TAMPA (FOX 13) - A Tampa woman is accused of making death threats to the parent of a first grader who died in the Sandy Hook massacre.
Investigators say 57-year-old Lucy Richards is among those who believe the 2012 shooting, that killed 20 children and 6 adults, was all a hoax. Her disbelief is so strong, investigators say she targeted a father who lost his child in the shooting. That man now lives on the east coast of Florida.
According to the indictment ,Richards contacted the father four times on January 10, saying things like, "You gonna die, death is coming to you real soon," "there's nothing you can do about it," and "look behind you, death is coming to you real soon."
Richards was arrested Monday. She is charged with four counts of transmitting threats in interstate commerce. With each count carrying a maximum of five years in prison, she could spend 20 years behind bars, if convicted.
Richards is not alone in her beliefs. There's a whole online community of people certain the Sandy Hook shooting was staged.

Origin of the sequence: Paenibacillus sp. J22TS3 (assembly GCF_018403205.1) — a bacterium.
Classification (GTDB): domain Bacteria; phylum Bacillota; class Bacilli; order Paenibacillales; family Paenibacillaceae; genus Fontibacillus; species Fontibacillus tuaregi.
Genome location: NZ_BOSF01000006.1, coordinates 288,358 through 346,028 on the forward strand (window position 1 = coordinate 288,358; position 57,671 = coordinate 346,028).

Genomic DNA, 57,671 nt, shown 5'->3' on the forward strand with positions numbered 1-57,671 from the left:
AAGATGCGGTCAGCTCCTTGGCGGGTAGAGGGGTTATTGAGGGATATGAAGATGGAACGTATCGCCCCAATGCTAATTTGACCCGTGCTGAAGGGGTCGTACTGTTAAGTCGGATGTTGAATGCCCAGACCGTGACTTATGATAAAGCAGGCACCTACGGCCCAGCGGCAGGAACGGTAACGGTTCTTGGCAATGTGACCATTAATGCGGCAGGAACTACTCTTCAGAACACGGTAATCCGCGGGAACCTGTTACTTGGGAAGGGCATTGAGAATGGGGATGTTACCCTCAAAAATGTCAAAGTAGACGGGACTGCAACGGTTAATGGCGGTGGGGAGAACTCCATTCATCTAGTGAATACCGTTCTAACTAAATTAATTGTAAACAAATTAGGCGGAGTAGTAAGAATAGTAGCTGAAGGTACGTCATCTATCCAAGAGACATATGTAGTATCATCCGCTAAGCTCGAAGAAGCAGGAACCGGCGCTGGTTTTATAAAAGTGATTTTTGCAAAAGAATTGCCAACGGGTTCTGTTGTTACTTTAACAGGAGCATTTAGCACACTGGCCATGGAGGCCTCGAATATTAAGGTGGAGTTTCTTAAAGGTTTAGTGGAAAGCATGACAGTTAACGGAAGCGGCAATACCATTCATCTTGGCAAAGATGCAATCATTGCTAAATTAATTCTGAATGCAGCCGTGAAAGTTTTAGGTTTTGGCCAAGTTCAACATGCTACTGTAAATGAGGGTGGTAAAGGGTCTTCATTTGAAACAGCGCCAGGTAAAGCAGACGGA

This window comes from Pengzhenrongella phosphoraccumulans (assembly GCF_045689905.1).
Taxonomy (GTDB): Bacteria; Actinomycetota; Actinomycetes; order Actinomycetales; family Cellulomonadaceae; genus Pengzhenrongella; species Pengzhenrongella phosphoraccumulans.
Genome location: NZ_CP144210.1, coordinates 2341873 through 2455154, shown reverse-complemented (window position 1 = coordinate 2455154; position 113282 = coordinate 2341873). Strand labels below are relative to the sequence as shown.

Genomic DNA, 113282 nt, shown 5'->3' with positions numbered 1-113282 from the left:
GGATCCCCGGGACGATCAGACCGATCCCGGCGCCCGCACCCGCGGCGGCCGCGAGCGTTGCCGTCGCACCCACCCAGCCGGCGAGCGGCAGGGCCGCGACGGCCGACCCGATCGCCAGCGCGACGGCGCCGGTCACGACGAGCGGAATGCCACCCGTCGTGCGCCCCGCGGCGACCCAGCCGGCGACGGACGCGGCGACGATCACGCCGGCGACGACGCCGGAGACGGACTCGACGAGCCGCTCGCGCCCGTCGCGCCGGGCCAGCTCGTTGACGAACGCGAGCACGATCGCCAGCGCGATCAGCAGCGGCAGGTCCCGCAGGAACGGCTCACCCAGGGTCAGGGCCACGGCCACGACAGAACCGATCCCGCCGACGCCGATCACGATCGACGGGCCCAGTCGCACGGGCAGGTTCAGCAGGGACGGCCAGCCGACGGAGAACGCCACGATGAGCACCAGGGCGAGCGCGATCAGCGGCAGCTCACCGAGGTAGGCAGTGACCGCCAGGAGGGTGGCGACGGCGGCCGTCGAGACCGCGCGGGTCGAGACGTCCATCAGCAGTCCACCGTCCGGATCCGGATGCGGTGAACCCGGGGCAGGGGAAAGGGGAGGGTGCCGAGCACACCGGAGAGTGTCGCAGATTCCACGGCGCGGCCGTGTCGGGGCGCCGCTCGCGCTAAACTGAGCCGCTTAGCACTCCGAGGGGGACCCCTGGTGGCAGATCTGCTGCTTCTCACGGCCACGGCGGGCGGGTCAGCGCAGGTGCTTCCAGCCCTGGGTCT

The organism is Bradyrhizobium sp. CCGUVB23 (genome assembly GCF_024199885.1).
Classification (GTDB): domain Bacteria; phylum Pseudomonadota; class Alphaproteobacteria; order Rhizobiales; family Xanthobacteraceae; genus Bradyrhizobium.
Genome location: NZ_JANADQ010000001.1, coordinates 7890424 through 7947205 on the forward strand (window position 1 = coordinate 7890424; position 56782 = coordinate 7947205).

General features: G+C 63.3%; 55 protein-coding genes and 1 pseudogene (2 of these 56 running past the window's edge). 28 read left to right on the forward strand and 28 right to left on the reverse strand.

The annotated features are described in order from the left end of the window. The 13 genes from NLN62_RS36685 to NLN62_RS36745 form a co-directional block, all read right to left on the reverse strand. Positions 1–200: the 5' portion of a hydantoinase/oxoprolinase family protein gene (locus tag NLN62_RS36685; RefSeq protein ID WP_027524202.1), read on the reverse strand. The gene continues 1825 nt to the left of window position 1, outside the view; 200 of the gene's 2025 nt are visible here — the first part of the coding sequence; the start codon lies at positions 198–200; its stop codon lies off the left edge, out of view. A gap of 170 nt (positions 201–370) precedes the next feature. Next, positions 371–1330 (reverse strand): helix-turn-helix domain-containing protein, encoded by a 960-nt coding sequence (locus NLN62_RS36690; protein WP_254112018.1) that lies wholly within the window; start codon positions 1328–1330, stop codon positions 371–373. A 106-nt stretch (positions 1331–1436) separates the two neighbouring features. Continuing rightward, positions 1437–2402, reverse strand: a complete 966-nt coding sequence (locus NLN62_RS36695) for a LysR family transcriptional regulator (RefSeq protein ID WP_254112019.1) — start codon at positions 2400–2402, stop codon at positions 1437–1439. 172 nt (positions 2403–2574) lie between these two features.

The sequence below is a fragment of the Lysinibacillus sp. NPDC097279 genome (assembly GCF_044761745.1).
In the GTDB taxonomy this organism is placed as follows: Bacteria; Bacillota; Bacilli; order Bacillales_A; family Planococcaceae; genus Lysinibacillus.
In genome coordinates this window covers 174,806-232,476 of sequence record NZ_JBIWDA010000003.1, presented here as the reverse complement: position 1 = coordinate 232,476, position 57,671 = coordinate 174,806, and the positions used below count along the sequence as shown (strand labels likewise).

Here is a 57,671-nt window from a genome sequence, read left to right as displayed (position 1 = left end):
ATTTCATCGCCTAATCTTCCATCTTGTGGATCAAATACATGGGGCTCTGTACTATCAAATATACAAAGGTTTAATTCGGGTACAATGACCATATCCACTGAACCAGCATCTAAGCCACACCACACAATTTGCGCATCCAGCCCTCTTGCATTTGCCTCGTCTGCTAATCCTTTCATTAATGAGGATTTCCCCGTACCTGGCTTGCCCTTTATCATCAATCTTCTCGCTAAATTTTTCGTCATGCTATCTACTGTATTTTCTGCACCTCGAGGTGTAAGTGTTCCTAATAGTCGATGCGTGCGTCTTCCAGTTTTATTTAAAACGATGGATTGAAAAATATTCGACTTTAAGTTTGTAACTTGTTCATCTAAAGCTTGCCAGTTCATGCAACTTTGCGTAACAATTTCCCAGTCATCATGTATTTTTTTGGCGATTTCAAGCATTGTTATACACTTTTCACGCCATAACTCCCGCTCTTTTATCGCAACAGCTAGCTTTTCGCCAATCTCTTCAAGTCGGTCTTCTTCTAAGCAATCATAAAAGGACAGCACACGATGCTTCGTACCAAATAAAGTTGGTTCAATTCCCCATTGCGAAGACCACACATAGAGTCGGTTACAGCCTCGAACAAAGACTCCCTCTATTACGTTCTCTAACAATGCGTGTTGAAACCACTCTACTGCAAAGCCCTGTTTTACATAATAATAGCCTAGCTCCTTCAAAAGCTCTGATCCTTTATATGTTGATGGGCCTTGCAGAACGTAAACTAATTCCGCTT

She is the second person this week facing criminal charges due to conspiracy theories. Sunday, Edgar Welch was arrested for bringing a gun inside a Washington, D.C. pizzeria. He told police he was there to self-investigate a child trafficking ring he read about on a website, which has since been discredited and labeled "fake news."
Psychologist Dr. Mark Prange says it's often a long-term emotional habit of not using reasoning makes people cling so tightly to conspiracy theories.
"The story is going to always be more powerful than the logic," Prange said. "Not using a process that says, what are the checks and balances of the beliefs I am holding to and not being open that allows the belief system to get locked into almost a delusional way of looking at the world."
He says trying to help someone locked into an extreme belief system can be challenging, "because that belief may be more important or may be so threatening for them to face why they're holding it."
Prange said, "It can snowball if one has not had educational experiences or family experiences or even social experiences where their beliefs are challenged."
Lucy Richards' next hearing is December 19.